As outlined in our February 15, 2019 Soil Matter blog, natural soil is uncontaminated. Use by humans, especially in cities, can cause some unintended consequences. Long-term exposure to items like petroleum products, chromated copper arsenate and radon can cause problems for humans – and other plants and animals dependent on healthy soils.
The most common petroleum products we might think of to contaminate soils are gas and oil products. These can run off onto the soil after rainfall or snowmelt, or they can seep into soil from leaking gas tanks and abandoned gas station lots.
Petroleum products can harm humans. Soils contaminated by petroleum hydrocarbons can affect soil health. And it can affect soil health at much lower concentrations compared to the effects on human health. They can harm soil microorganisms, reducing their number and activity. To learn more about petroleum contamination of soils and some solutions, visit https://www.soils.org/discover-soils/soils-in-the-city/soil-contaminants/petroleum-products.
Chromated Copper Arsenate
Before 2004, chromated copper arsenate was a commonly-used inorganic chemical that helped preserve wood. But, in 2004, legislation was passed limiting its use.
The arsenic portion of chromated copper arsenate is water soluble. This means it can soak into the soil, and anyone playing or gardening near it can get contaminated. If any structures in your yard are made with wood and have a green tint, they could be contaminated. If not properly sealed (or removed), they can cause a hazard. To learn more about solutions to the problems caused by chromated copper arsenate, and another common wood preservative, creosote, visit https://www.soils.org/discover-soils/soils-in-the-city/soil-contaminants/CCA-and-creosote.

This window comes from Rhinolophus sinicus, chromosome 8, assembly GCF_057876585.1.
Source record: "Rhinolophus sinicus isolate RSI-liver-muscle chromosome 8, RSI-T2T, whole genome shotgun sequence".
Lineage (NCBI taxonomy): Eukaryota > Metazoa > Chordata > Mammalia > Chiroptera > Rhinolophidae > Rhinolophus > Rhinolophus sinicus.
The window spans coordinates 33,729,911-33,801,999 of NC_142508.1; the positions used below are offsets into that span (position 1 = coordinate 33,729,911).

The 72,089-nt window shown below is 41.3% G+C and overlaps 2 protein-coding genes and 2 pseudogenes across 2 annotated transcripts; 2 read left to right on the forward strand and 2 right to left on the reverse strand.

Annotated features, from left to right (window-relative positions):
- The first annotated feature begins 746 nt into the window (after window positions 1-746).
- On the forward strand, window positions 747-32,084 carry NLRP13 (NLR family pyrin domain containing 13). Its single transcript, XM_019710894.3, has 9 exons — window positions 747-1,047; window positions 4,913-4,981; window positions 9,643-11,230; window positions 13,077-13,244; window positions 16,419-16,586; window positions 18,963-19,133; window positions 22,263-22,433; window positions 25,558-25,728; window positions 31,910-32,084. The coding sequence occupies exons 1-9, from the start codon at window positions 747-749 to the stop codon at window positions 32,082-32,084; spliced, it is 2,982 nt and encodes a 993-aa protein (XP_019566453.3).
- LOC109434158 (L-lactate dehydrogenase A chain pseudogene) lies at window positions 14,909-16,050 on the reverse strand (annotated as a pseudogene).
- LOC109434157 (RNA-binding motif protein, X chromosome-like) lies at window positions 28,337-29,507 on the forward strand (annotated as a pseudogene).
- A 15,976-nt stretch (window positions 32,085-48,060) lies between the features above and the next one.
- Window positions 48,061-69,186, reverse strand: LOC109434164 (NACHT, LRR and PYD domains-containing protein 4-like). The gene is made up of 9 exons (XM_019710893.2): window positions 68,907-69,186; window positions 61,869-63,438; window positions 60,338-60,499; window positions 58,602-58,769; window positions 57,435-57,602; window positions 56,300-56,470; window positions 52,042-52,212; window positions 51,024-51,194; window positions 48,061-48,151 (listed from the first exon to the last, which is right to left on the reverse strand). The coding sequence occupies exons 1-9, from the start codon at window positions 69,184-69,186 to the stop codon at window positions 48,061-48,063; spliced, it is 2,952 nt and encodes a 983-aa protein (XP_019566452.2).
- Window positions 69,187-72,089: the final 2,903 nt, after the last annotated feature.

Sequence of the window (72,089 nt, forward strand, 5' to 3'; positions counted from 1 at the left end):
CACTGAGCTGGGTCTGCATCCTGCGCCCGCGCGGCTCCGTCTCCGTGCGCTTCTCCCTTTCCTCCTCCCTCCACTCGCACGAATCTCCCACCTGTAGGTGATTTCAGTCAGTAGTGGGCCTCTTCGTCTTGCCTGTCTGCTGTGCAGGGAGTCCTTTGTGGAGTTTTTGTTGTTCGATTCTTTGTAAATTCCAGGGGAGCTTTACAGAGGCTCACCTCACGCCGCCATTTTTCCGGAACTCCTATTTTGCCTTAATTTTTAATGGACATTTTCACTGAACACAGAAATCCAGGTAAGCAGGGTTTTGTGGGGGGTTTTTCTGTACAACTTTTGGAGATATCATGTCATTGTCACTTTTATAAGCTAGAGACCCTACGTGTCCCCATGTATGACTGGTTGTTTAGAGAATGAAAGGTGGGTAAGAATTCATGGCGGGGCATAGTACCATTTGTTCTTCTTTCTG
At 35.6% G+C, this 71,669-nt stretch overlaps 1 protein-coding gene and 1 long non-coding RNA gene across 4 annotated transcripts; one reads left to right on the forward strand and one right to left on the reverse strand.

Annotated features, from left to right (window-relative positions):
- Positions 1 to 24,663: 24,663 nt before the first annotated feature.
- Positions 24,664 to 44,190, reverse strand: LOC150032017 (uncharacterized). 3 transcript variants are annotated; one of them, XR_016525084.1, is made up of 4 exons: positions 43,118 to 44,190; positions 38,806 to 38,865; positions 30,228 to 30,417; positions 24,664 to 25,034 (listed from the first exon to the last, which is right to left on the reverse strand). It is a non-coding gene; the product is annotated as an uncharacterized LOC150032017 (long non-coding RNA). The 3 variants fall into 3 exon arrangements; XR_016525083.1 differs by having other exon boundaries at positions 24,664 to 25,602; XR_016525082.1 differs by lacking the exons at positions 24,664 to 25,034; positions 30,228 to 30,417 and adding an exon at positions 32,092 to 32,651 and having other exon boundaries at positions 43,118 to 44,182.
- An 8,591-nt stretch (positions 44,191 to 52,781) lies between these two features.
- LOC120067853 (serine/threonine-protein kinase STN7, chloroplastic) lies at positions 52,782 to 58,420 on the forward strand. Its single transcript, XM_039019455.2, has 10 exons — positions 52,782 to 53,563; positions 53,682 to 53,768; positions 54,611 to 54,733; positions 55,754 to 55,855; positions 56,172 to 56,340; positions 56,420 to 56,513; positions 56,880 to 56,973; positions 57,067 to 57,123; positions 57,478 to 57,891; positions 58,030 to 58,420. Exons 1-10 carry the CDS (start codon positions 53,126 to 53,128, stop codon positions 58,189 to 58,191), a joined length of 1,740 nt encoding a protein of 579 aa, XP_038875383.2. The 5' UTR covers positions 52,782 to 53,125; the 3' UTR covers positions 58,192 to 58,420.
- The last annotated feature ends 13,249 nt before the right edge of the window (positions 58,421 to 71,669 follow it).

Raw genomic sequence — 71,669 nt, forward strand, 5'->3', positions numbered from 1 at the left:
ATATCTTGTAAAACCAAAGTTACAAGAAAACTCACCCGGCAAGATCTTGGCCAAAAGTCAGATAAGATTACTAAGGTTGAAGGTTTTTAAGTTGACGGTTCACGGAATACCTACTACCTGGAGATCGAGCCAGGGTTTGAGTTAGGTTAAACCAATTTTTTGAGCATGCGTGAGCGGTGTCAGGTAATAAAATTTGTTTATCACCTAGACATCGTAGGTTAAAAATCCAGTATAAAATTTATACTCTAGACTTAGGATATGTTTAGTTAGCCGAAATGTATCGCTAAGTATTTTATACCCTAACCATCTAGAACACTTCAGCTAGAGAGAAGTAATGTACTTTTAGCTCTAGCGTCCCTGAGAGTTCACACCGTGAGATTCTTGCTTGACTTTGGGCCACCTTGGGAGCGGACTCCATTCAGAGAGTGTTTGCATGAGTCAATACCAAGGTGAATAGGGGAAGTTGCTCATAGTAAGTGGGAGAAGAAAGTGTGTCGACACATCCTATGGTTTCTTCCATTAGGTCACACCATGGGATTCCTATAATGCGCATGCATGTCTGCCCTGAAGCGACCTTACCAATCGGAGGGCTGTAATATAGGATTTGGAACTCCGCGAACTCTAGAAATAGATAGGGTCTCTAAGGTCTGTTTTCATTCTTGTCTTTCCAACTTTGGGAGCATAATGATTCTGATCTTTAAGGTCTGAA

Radon is a gas – so what is it doing in soil? Well, it’s a natural by-product of the radioactive decay of radium. And, radium is a naturally-occurring substance, so this soil contaminant is not human-generated. But the problems with radon building up – in homes and other structures – are human-made. Managing this soil contaminant is more about reducing the problems caused by radon, versus getting rid of it completely.
Radon levels in homes depend on a lot of factors. The type of bedrock under your house is one. Your foundation and home structure also have a lot to do with it. So, just because your neighbor’s home recently got a passing radon test, that doesn’t mean your home is safe. And, radon gas is colorless and odorless. The only way to detect its presence is through testing. To learn more about testing for radon and lowering high levels of radon, visit https://www.soils.org/discover-soils/soils-in-the-city/soil-contaminants/radon.
The Soil Science Society of America’s public information pages, Discover Soils, has more information about these common soil contaminants. Visit https://www.soils.org/discover-soils/soils-in-the-city/soil-contaminants to start learning more today!
By Aaron Daigh, North Dakota State University
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